- Adrian Logue
As a pre-internet child I was captivated by the marvellous course illustrations in The World Atlas of Golf and I travelled to those far away places via the only means at my disposal - my imagination.
Such places had mystique in those days. My mind’s eye painted in the details - a quiet and stately clubhouse, freshly cut fairways, peak season foliage. Exotic items like heather, gorse, pines and fescues. Things that simply don’t exist in a country NSW landscape of dry clay hills and eucalypts.
Such grand playing fields exist on an imaginary plane, just like their illustrations - blurry at the edges - vignetted into foreign sounding place names like Surrey, Long Island, St Andrews and The Sandbelt.
And so on to the internet age where there has never been more content to strip away that mystique - Instagram photos, hole-by-hole flyovers, golf club atlas write-ups. With Google Earth Pro I can even simulate the effects of the sun to see what direction the shadows are cast on the 12th at Pine Valley on Winter afternoons (yes I’ve done that).
And yet, even after consuming all that material there is ample room for imagination, I simply have to turn off all the screens and sit and think.
Did it hurt my anticipation of Portmarnock to know that the first tee has a quirky tilt to it from back to front? No, it enhanced the experience of seeing it in person and made for an even more pleasurable memory.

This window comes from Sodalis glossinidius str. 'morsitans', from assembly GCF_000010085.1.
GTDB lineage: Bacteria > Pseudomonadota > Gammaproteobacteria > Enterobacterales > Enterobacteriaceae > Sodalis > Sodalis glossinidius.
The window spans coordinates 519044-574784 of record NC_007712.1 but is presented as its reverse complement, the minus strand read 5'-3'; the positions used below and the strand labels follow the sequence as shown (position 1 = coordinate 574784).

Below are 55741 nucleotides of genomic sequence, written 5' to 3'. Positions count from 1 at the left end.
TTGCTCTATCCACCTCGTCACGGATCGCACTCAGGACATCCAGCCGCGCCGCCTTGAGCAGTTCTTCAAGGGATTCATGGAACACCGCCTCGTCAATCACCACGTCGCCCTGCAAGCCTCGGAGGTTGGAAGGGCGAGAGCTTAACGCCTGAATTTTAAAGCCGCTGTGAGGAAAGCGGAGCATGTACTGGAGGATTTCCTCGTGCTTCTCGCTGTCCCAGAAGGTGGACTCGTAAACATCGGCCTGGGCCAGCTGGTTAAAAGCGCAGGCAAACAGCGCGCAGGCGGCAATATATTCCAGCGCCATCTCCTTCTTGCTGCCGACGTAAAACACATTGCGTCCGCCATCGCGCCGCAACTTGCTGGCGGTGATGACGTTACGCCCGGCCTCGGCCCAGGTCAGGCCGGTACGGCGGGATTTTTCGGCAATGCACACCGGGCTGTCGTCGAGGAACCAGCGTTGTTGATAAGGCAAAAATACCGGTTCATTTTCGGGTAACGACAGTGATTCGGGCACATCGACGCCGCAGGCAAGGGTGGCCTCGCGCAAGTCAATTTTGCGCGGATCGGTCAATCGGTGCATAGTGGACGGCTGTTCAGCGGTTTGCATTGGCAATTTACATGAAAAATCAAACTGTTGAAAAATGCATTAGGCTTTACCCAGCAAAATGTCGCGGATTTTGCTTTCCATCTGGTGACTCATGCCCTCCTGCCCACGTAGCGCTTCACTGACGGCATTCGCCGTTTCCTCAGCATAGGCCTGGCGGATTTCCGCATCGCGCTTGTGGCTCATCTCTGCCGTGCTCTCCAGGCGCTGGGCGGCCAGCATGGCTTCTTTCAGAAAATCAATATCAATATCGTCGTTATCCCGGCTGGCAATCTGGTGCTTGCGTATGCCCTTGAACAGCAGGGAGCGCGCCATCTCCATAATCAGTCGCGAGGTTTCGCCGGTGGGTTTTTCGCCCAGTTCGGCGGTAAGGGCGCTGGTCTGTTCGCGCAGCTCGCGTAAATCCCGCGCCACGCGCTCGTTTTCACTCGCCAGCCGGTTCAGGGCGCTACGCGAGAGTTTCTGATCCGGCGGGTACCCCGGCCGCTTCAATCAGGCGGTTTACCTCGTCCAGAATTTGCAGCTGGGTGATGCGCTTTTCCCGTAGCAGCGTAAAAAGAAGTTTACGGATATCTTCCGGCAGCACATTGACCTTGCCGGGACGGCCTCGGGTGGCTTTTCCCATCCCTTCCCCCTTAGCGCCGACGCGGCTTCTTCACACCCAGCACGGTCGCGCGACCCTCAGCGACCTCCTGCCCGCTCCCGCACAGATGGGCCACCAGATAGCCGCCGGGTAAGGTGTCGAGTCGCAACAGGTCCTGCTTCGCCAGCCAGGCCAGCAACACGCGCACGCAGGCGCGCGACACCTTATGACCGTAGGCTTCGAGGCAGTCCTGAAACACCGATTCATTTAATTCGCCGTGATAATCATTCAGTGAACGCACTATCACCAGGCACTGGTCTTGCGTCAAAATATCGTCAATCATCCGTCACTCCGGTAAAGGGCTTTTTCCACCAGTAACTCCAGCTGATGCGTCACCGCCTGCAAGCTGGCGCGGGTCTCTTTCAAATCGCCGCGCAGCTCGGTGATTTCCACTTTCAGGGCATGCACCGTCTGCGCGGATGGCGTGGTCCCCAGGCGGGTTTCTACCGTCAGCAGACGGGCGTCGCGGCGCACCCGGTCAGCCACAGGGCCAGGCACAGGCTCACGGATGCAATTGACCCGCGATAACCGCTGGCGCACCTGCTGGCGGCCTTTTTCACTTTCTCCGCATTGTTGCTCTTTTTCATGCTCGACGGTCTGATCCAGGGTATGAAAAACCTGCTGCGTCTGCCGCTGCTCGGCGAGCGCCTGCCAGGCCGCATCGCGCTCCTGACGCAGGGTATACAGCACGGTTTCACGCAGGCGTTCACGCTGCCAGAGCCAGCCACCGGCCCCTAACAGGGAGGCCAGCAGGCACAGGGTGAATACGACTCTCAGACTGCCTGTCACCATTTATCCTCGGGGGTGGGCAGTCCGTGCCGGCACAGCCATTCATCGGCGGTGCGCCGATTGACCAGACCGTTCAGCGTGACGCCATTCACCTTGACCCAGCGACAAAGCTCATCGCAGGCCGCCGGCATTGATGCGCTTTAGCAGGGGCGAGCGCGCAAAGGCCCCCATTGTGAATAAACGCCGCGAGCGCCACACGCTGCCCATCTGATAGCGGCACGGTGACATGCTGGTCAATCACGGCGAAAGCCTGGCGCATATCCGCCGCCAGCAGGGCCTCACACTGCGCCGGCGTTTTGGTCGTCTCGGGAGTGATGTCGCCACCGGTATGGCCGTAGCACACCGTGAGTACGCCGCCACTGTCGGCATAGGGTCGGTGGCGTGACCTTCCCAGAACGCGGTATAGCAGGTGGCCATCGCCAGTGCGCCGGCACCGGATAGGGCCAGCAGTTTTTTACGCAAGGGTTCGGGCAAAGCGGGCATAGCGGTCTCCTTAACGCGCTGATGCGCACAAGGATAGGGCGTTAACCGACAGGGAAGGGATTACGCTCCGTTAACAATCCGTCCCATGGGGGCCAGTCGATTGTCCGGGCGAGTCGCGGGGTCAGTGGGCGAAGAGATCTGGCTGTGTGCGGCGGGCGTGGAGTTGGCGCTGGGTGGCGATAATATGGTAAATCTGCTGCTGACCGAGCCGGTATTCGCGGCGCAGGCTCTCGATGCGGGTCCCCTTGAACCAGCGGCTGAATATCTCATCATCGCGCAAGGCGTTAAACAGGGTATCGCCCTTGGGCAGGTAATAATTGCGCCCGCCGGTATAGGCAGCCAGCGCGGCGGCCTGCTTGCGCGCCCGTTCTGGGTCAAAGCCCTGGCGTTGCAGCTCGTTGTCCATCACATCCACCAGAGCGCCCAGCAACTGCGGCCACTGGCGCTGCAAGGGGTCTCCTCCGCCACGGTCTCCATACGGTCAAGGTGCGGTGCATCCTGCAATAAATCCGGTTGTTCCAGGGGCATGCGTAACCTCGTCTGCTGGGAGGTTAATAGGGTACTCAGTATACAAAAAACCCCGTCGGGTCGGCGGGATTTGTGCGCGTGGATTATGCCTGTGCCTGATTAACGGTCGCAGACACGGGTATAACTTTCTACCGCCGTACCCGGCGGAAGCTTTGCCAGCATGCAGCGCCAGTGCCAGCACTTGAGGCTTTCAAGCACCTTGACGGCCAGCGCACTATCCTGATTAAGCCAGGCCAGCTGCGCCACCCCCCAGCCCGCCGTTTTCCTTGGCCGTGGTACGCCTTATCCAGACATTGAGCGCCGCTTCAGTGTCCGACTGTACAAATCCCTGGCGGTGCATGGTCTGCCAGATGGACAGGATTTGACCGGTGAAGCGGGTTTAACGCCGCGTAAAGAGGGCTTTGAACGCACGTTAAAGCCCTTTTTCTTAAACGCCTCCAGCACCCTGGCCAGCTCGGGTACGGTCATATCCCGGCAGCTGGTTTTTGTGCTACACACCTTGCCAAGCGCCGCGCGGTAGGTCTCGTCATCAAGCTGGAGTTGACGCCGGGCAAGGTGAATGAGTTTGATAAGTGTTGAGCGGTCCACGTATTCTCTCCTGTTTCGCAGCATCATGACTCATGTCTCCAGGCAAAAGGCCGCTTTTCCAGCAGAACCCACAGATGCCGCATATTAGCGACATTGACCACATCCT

Did The Masters have any less mystique for me that I knew in advance about every item for sale at the concessions? Not at all, it made that pimento cheese taste all the more bizarrely delicious.
And so now before visiting somewhere I study up… weird spoilers and all. The more I know, the more curious I am to see it all in real life.
This is the essence of what I try to share through my photography. I’m not trying to “document” a golf course in precise detail, I’m trying to convey what it was like to stand in a certain spot and what it feels like to think back on that experience.
My photos shouldn’t de-mystify a course, they should simply extend the canvas on which your imagination paints the details. And for me they trigger reflections on a place, months or even years after the visit.
My photos contribute in a small way to the wealth of content that hopefully feeds the mind more than the eyeballs.
Even with the world in isolation there’s no quarantine on our mind’s eye. There’s abundant opportunity for us to re-mystify golf’s famous and not-so-famous playing fields, all we need is a bit of quiet reflection where we can travel to some other place without even leaving home.